“During our temporary closure, we will be doing a thorough deep cleaning and sanitizing of the entire building, and we will be completing some planned new construction projects, which will also include special features to help further minimize risk of exposure and transmission.”

TO OUR ARCADIA FAMILY: The Porch Arcadia ownership and management l… earned that an individual who was in The Porch has tested positive for Covid-19. We understand that this news may cause you concern.

Ducey touts hospitals amid focus on rise in virus cases

Arizona Gov. Doug Ducey is dismissing concerns about the state’s sharp rise in coronavirus cases and is instead focusing on hospitals’ capacity to care for patients. 

The Republican governor said Thursday that what’s most important now is that any Arizonan who gets COVID-19 can get medical care. 

Critics say Ducey is not doing enough to slow the spread of the virus. 

He has said the rise in cases was expected and partly resulted from increased testing. 

But public health experts have said it is clear the increase goes well beyond that, and some have called for the governor to tighten restrictions.

Navajo residents urged to stay the course, keep curve flat

Navajo Nation health officials are reporting 125 new coronavirus cases and five new related deaths on the reservation. 

The death toll is approaching 300 and reservation-wide cases totaled 6,275 as of Wednesday. 

Tribal officials said preliminary reports from 11 health care facilities indicate nearly 3,000 people have recovered from COVID-19 with more reports pending. 

Navajo officials are cautioning tribal members about letting up their guard too soon while the pandemic remains a serious threat throughout U.S. 

In Arizona, health care officials are reporting spikes in new cases and hospitals have been told to prepare for the worst.

Maricopa County health official: ‘We cannot go back to the way things were’

The Maricopa County Department of Public Health is encouraging residents to continue to play a part in helping slow the spread of the coronavirus. 

“Until we have a vaccine, we cannot go back to the way things were pre-COVID-19,” executive director Marcy Flanagan said in a statement. 

“I know this is not what people want to hear, but in order to keep our community safe and protect our most vulnerable, we have to create a new normal,” she continued. 

“We expected to see an increase in cases with more people out and about, but the rate at which cases are increasing is concerning. And, the thing is, we have the tools to absolutely slow our rate of infection if each of us does our part.”

The department is working with partners to educate the public, facilitate testing in high-risk settings, provide personal protective equipment to healthcare workers, and conduct investigations and contact tracing for positive COVID-19 cases.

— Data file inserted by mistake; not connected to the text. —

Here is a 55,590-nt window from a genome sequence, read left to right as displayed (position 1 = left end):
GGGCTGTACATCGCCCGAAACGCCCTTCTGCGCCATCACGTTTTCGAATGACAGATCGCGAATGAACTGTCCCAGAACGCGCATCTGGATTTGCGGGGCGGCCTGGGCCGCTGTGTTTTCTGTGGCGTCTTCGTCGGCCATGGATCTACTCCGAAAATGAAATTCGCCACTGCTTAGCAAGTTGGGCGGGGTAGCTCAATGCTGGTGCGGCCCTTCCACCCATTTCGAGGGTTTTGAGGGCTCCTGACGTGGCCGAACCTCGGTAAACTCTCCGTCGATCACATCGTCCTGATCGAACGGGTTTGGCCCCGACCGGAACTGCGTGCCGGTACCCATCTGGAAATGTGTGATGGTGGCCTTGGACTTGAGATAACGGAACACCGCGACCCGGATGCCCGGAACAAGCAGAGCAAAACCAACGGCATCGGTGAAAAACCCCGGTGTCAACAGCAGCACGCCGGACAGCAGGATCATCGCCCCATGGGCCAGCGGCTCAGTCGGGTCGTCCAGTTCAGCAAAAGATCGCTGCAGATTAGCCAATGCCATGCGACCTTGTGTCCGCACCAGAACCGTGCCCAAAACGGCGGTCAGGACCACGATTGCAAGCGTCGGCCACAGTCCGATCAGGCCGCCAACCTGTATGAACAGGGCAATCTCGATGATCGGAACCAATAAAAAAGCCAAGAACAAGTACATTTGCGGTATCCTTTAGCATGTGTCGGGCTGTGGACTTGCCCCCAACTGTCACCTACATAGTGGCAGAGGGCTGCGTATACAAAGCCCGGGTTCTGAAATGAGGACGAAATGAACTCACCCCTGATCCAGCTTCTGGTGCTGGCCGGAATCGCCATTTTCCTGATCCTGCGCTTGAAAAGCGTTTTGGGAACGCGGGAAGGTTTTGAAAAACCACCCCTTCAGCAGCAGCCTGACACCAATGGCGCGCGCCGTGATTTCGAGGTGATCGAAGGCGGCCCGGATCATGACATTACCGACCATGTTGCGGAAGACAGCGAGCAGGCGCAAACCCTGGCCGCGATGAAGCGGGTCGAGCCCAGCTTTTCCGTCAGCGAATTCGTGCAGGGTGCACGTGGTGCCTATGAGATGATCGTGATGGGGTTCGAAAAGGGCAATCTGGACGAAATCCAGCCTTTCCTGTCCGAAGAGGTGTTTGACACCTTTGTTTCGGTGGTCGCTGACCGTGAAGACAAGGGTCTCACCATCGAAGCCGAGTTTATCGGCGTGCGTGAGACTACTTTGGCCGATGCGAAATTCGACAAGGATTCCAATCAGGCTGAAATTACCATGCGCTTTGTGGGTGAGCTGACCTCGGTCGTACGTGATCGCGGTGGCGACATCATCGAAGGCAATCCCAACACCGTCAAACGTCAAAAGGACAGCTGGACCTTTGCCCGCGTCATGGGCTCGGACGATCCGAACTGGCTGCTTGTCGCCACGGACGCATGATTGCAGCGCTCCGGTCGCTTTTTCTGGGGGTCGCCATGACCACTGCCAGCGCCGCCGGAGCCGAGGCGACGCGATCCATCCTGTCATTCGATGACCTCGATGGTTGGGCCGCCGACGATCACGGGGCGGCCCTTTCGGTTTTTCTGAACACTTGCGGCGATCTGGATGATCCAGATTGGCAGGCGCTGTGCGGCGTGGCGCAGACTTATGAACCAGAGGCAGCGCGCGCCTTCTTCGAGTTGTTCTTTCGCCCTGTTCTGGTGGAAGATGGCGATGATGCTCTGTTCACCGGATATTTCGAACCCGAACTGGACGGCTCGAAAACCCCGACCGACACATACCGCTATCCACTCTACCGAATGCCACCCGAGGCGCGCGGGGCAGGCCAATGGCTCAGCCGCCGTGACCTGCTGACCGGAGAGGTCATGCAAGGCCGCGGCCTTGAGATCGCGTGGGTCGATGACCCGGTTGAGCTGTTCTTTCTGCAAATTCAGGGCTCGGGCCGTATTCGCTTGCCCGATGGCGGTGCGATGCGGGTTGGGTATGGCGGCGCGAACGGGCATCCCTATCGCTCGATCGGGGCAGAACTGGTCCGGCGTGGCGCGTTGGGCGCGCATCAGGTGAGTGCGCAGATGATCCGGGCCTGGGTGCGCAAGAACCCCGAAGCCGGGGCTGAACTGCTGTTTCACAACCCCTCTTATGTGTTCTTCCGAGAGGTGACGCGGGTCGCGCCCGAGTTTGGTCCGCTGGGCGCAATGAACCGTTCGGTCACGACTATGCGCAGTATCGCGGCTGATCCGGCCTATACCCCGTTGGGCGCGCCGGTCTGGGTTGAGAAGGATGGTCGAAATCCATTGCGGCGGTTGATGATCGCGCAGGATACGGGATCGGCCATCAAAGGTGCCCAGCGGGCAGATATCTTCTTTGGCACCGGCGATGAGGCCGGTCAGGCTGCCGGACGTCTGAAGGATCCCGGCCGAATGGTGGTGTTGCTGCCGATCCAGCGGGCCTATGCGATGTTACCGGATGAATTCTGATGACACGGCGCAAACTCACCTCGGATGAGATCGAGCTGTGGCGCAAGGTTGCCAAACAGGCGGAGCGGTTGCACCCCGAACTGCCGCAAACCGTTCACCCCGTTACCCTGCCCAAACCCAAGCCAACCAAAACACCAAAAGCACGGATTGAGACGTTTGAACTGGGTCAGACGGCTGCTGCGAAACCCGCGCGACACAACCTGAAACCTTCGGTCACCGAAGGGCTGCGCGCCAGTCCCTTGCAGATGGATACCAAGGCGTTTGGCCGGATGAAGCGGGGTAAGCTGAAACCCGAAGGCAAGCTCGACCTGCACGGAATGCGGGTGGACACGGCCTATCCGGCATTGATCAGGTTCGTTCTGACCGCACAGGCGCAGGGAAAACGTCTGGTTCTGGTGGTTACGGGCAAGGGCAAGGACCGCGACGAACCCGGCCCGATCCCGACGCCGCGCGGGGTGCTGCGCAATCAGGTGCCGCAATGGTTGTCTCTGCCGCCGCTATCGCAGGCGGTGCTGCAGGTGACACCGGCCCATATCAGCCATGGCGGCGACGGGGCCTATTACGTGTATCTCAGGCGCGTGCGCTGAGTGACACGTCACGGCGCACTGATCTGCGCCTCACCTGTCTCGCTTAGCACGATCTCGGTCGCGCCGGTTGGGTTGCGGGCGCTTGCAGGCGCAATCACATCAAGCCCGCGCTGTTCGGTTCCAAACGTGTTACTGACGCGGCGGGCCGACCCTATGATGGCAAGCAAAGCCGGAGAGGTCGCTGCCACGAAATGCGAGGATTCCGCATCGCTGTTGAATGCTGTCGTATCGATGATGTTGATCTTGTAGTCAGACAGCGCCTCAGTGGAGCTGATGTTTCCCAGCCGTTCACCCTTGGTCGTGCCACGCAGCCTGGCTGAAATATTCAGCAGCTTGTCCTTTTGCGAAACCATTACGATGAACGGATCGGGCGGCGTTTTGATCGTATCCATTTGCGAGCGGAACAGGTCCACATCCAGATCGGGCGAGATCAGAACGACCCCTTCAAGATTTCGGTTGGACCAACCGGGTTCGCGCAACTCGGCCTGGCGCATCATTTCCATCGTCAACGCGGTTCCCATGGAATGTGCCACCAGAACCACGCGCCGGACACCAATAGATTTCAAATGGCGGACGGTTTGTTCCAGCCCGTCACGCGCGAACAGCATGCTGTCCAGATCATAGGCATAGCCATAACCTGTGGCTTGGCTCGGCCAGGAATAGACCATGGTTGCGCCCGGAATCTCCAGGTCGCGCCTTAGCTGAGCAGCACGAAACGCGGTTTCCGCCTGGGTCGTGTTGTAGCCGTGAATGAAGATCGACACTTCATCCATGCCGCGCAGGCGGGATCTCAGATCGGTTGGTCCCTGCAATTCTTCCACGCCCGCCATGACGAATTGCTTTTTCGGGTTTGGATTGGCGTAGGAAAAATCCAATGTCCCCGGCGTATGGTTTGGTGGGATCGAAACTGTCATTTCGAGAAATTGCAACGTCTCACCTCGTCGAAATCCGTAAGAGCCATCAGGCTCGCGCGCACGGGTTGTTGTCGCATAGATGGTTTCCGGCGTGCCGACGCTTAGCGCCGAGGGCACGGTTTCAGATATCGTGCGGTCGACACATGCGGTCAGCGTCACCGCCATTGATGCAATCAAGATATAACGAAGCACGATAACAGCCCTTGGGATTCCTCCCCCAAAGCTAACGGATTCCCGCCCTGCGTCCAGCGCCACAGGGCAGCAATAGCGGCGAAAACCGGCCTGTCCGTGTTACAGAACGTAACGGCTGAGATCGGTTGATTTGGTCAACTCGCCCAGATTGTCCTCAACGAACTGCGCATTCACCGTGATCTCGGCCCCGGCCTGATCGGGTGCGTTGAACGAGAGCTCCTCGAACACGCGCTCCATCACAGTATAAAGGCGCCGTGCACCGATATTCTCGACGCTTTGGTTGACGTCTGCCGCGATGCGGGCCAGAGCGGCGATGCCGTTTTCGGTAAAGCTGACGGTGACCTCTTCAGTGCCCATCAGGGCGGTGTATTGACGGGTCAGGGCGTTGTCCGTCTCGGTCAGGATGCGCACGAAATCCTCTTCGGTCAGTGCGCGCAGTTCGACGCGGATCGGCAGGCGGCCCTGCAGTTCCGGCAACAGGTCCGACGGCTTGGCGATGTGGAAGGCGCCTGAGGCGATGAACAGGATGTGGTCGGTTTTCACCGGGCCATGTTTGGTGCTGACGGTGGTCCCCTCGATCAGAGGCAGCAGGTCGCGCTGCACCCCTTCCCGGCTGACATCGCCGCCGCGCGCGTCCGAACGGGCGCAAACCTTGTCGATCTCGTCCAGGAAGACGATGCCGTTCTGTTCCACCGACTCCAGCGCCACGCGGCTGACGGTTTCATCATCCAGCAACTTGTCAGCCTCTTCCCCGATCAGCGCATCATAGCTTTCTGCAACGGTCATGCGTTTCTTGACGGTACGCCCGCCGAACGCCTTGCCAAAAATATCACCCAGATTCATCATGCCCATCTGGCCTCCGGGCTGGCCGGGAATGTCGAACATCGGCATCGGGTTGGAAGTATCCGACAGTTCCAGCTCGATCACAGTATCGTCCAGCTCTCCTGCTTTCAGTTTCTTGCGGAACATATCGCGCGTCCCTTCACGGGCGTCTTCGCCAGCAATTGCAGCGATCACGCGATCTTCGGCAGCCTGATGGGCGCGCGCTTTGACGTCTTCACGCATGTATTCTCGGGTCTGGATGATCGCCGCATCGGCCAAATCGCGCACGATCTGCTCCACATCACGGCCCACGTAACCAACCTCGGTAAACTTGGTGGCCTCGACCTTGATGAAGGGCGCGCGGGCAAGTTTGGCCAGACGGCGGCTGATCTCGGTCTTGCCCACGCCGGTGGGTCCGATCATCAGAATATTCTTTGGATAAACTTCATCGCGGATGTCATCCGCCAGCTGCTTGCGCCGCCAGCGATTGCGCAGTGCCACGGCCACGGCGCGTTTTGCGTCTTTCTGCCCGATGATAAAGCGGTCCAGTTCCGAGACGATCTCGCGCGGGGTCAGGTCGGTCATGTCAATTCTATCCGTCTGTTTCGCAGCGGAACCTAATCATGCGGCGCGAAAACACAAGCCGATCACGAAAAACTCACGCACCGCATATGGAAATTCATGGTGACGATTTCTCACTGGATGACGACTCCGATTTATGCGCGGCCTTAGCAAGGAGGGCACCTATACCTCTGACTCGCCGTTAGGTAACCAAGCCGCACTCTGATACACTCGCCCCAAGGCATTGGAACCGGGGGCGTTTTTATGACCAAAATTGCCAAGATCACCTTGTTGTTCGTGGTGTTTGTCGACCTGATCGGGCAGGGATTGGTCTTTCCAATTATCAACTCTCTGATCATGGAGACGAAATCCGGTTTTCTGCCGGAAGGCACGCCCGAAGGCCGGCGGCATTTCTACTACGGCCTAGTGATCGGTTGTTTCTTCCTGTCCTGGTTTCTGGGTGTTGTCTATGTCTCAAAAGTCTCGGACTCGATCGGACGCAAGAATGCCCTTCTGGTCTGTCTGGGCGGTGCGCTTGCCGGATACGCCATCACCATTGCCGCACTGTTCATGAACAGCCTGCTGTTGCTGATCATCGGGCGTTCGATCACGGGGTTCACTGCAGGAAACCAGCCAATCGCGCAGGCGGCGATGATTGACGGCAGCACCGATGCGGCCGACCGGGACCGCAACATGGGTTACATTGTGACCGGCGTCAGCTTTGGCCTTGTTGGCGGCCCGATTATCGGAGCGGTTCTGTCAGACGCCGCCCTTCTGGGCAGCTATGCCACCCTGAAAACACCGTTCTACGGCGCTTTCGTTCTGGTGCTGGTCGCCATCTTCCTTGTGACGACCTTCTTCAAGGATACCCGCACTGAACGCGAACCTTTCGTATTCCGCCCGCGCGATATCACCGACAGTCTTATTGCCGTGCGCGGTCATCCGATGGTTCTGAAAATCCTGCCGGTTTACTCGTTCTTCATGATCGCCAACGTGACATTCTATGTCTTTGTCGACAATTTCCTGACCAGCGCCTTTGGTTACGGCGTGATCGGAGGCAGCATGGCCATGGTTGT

Medical director Dr. Rebecca Sunenshine pointed out what is required of each resident in order to slow the spread. 

“Regardless of age or risk, all persons in Maricopa County should take the following precautions to keep themselves, those they love and our community safe,” she said in a statement. 

People are encouraged to wear masks and practice social distancing.

Salt River Pima-Maricopa Indian Community marks first COVID death

The Salt River Pima-Maricopa Indian Community confirmed its first death due to COVID-19. 

The individual is an enrolled member of the tribe and resides on the Salt River Indian Community. 

“I am very sad to report the loss of one of our own Community member to the coronavirus. Our prayers go out to the family on the passing of their loved one,” President Martin Harvier said in a statement. 

“Our SRPMIC health representatives have reached out to the family to assist and provide support.”

The Salt River Indian Community issued a local Emergency Declaration that is still in effect requiring members to stay home except for essential trips along with limiting gatherings to 10 people or less.

“The State of Arizona and businesses have opened, but the virus is still among us,” said Harvier. 

Arizona releases ZIP code locations of coronavirus cases, other data

The Arizona Department of Health Services has released expanded data points regarding coronavirus cases in the state. 

The AZDHS website now features the location of confirmed cases in Arizona by zip code. 

You can see the current ZIP code map below and can find yours by clicking around or searching for your ZIP code in the top right of the map.

More information on coronavirus cases from Friday

There are 32,918 people with confirmed cases of coronavirus in Arizona and 1,144 coronavirus-related deaths.

That’s up from 31,264 confirmed cases and 1,127 deaths on Thursday.